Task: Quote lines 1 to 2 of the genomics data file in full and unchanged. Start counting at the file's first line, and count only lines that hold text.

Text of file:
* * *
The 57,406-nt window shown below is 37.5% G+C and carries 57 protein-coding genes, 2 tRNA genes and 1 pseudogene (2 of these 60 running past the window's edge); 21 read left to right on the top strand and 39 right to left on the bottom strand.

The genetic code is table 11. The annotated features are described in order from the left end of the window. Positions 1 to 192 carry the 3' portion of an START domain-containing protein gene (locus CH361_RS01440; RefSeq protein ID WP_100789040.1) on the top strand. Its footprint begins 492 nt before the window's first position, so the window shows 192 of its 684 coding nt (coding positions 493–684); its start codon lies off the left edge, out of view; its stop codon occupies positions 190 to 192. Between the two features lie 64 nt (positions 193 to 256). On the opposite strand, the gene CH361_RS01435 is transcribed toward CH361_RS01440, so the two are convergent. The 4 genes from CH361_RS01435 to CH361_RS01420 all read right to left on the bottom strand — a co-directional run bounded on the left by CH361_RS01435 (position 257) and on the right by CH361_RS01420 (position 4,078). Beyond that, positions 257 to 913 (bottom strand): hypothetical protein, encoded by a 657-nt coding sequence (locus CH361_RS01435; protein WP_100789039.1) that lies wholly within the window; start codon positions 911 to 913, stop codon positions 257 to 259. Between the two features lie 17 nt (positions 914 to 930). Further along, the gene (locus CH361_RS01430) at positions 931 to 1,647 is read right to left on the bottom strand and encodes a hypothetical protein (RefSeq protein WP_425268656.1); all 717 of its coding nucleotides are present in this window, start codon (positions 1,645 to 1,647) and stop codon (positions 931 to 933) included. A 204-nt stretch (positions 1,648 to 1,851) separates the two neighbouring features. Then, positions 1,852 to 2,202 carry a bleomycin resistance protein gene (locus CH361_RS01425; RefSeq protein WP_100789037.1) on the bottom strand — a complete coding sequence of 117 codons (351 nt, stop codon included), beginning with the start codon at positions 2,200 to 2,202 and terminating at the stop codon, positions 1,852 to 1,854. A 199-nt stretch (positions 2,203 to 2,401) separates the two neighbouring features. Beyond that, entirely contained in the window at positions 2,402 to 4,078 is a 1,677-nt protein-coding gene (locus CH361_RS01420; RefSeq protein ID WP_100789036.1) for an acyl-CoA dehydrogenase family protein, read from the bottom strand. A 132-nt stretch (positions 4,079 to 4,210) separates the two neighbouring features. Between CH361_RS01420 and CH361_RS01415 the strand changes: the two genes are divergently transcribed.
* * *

The 57,406-nt window shown below is 37.5% G+C and carries 57 protein-coding genes, 2 tRNA genes and 1 pseudogene (2 of these 60 running past the window's edge); 21 read left to right on the top strand and 39 right to left on the bottom strand.

The genetic code is table 11. The annotated features are described in order from the left end of the window. Positions 1 to 192 carry the 3' portion of an START domain-containing protein gene (locus CH361_RS01440; RefSeq protein ID WP_100789040.1) on the top strand. Its footprint begins 492 nt before the window's first position, so the window shows 192 of its 684 coding nt (coding positions 493–684); its start codon lies off the left edge, out of view; its stop codon occupies positions 190 to 192. Between the two features lie 64 nt (positions 193 to 256). On the opposite strand, the gene CH361_RS01435 is transcribed toward CH361_RS01440, so the two are convergent. The 4 genes from CH361_RS01435 to CH361_RS01420 all read right to left on the bottom strand — a co-directional run bounded on the left by CH361_RS01435 (position 257) and on the right by CH361_RS01420 (position 4,078). Beyond that, positions 257 to 913 (bottom strand): hypothetical protein, encoded by a 657-nt coding sequence (locus CH361_RS01435; protein WP_100789039.1) that lies wholly within the window; start codon positions 911 to 913, stop codon positions 257 to 259. Between the two features lie 17 nt (positions 914 to 930). Further along, the gene (locus CH361_RS01430) at positions 931 to 1,647 is read right to left on the bottom strand and encodes a hypothetical protein (RefSeq protein WP_425268656.1); all 717 of its coding nucleotides are present in this window, start codon (positions 1,645 to 1,647) and stop codon (positions 931 to 933) included. A 204-nt stretch (positions 1,648 to 1,851) separates the two neighbouring features. Then, positions 1,852 to 2,202 carry a bleomycin resistance protein gene (locus CH361_RS01425; RefSeq protein WP_100789037.1) on the bottom strand — a complete coding sequence of 117 codons (351 nt, stop codon included), beginning with the start codon at positions 2,200 to 2,202 and terminating at the stop codon, positions 1,852 to 1,854. A 199-nt stretch (positions 2,203 to 2,401) separates the two neighbouring features. Beyond that, entirely contained in the window at positions 2,402 to 4,078 is a 1,677-nt protein-coding gene (locus CH361_RS01420; RefSeq protein ID WP_100789036.1) for an acyl-CoA dehydrogenase family protein, read from the bottom strand. A 132-nt stretch (positions 4,079 to 4,210) separates the two neighbouring features. Between CH361_RS01420 and CH361_RS01415 the strand changes: the two genes are divergently transcribed.